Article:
What you need to know:
- Gulf News is going on an ice cream trail this Ramadan.
- Our seventeenth pick of the month is the Japanese fried ice cream.
- Be prepared for our list of 29 ice creams for 29 days.
- End your fast and enjoy the Summer months with these sweet and cold treats.
When I first heard of a dessert called fried ice cream, I was very confused. How does one fry ice cream? The concept seemed impossible. But I was wrong. Fried ice cream does exist and it is delicious, which is why it is our 17th pick of the month.
#17 Fried ice cream
What is it?
Tempura ice cream is popularly known as fried ice cream. The ice cream is breaded and quickly deep-fried at a high temperature. A warm crispy shell is created around the still cold ice cream, and it is usually served with fruit.
There are conflicting stories about the dessert’s origin. However, according to popular opinion, fried ice cream is associated with Asian culture, specifically Japanese culture, and it is known as Japanese fried ice cream in some restaurants. Peter Edson wrote an article in 1961 for the American newspaper The Times-News about his trip to Japan, wherein he mentioned the fried dessert.
He said: “You get it [fried ice cream] in tempura restaurants, where they fry your food in sesame seed deep fat, right in front of you, a bite at a time.”
How is it made?
The dish is available in the UAE and is served slightly differently in restaurants. The dish uses ice cream that can be either vanilla, chocolate or strawberry flavoured.
The frozen dessert is coated in tempura flour, egg and Panko or Japanese-style bread crumbs that are traditionally used as a coating for deep-fried foods, to coat the ice cream.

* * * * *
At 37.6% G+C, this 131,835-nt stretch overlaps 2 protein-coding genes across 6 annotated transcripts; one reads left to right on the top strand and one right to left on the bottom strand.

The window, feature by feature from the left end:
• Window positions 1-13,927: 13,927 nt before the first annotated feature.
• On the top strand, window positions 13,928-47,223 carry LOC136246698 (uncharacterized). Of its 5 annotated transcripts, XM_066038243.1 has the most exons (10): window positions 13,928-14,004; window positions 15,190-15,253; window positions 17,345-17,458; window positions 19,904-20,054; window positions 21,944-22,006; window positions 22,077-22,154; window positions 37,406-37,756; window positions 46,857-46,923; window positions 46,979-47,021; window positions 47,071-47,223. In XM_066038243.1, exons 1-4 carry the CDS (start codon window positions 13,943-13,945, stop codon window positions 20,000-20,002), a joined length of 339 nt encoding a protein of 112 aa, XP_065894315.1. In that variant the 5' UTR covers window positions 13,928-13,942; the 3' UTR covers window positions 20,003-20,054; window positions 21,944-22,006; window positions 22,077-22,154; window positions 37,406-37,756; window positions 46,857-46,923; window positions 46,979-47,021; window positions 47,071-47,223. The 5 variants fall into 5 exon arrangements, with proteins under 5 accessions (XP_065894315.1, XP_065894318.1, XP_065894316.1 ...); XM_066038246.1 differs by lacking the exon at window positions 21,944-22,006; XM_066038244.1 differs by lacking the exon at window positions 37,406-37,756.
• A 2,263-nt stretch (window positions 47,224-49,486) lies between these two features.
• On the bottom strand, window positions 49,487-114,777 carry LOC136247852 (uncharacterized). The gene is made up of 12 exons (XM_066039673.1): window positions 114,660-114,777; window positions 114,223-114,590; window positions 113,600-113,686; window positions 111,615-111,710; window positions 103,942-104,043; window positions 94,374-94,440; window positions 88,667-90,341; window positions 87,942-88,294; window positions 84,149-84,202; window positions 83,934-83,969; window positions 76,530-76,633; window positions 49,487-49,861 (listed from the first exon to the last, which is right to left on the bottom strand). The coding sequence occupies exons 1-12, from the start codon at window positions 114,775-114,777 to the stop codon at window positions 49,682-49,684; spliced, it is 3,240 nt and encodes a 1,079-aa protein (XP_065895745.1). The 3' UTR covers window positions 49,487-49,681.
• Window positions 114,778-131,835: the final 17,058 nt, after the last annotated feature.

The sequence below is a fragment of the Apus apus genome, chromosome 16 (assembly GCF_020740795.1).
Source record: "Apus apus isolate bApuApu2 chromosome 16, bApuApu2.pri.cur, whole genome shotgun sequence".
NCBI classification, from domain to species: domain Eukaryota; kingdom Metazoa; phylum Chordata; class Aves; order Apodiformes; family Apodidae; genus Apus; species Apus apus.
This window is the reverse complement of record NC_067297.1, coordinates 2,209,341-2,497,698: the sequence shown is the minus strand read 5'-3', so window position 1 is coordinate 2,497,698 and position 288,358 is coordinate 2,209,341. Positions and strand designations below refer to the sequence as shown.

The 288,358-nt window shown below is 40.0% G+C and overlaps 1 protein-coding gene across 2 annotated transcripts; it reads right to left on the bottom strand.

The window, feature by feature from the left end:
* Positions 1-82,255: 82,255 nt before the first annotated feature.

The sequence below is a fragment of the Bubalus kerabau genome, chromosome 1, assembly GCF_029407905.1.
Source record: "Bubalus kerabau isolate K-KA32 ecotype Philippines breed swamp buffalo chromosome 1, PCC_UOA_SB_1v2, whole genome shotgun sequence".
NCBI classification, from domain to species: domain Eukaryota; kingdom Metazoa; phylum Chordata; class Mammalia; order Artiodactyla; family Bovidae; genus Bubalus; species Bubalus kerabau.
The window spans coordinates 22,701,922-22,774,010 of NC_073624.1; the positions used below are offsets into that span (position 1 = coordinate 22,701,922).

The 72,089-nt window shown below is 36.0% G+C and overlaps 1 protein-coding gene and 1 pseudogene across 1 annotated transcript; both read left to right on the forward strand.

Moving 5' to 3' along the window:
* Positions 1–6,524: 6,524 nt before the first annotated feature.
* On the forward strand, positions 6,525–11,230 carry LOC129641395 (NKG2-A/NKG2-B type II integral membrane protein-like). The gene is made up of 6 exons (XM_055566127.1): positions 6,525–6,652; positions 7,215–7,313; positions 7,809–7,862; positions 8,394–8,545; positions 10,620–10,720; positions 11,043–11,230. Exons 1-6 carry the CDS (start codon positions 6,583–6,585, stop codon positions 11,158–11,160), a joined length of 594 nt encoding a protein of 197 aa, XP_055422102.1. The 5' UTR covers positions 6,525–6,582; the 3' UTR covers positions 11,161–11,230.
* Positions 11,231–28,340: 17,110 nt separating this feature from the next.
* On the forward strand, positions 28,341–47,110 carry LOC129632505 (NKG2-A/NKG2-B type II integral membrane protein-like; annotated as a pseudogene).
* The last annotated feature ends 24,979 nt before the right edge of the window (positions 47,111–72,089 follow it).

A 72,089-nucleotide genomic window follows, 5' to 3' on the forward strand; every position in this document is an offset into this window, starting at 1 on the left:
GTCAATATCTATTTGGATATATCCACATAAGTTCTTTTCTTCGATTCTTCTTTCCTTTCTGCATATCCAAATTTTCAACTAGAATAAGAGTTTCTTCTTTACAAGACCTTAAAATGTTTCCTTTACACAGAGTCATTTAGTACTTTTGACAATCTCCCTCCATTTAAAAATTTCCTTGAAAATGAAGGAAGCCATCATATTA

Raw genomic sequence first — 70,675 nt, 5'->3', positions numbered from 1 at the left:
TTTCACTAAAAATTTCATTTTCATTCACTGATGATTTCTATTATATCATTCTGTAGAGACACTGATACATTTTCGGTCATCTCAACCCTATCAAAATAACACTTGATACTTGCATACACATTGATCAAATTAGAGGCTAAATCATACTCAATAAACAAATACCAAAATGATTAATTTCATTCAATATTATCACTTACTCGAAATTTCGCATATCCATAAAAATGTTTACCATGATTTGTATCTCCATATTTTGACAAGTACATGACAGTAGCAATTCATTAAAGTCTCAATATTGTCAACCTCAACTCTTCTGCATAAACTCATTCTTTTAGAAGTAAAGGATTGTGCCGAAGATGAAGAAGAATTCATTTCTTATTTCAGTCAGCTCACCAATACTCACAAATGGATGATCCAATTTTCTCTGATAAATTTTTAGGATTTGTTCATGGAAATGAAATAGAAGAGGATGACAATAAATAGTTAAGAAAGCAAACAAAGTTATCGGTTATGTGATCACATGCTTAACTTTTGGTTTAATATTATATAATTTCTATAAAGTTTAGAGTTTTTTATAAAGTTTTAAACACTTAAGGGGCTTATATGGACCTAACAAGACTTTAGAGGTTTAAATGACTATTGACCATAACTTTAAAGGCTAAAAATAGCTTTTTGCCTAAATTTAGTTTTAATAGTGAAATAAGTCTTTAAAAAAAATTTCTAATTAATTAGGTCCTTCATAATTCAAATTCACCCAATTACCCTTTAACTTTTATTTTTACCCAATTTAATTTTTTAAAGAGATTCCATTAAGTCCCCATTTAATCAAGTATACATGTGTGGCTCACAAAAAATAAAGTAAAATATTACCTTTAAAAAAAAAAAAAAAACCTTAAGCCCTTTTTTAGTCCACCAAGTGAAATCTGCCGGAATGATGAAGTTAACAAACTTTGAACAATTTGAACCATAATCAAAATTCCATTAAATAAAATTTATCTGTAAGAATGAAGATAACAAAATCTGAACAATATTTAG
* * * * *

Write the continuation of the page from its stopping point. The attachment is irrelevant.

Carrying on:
The dish is fried at a very high temperature, for not more than a minute. Once the outer coating turns a golden brown, it is strained and ready to serve. While some restaurants cut the roughly donut–sized ball while serving it, other serve it intact. Fruits and chocolate sauce can be served with it.
In his article, Edson said that the batter provided an insulating layer to the scoop of ice cream and prevents it from melting.
The crispy and warm texture of the outer layer in comparison to the cool ice cream is surprising and is something that should be on your list.
Where can you find it?
The dessert can be found at Atisuto, New Shanghai, P.F Chang’s, Miyabi sushi and in many other Asian restaurants.
Chef Joy, head chef at Atisuto said: “We use our home-made Japanese cheesecake to coat the ice cream, in addition to the flour and Panko. Adding cheesecake is our twist to it.
“We serve it with fruit because it is very refreshing. It is a good combination.”
At New Shanghai, The fried ice cream is served on chocolate sauce. Head chef at the restaurant Ju Yi said: “I have eaten this ice cream when I was small and we enjoy it. Grandparents make this dessert for their grandchildren because children really like this.”
Price: Dh32 (Atisuto, Bay Avenue for 6 pieces) and Dh28 (New Shanghai, Dubai Mall)
Where: Different versions of fried ice cream can be found at P.F Chang’s, Miyabi sushi and other Asian restaurants.
Have you tried this? Tell us your experience. And watch this space for the next 28 picks for Ramadan.
Have your own favourites? Tell us on firstname.lastname@example.org.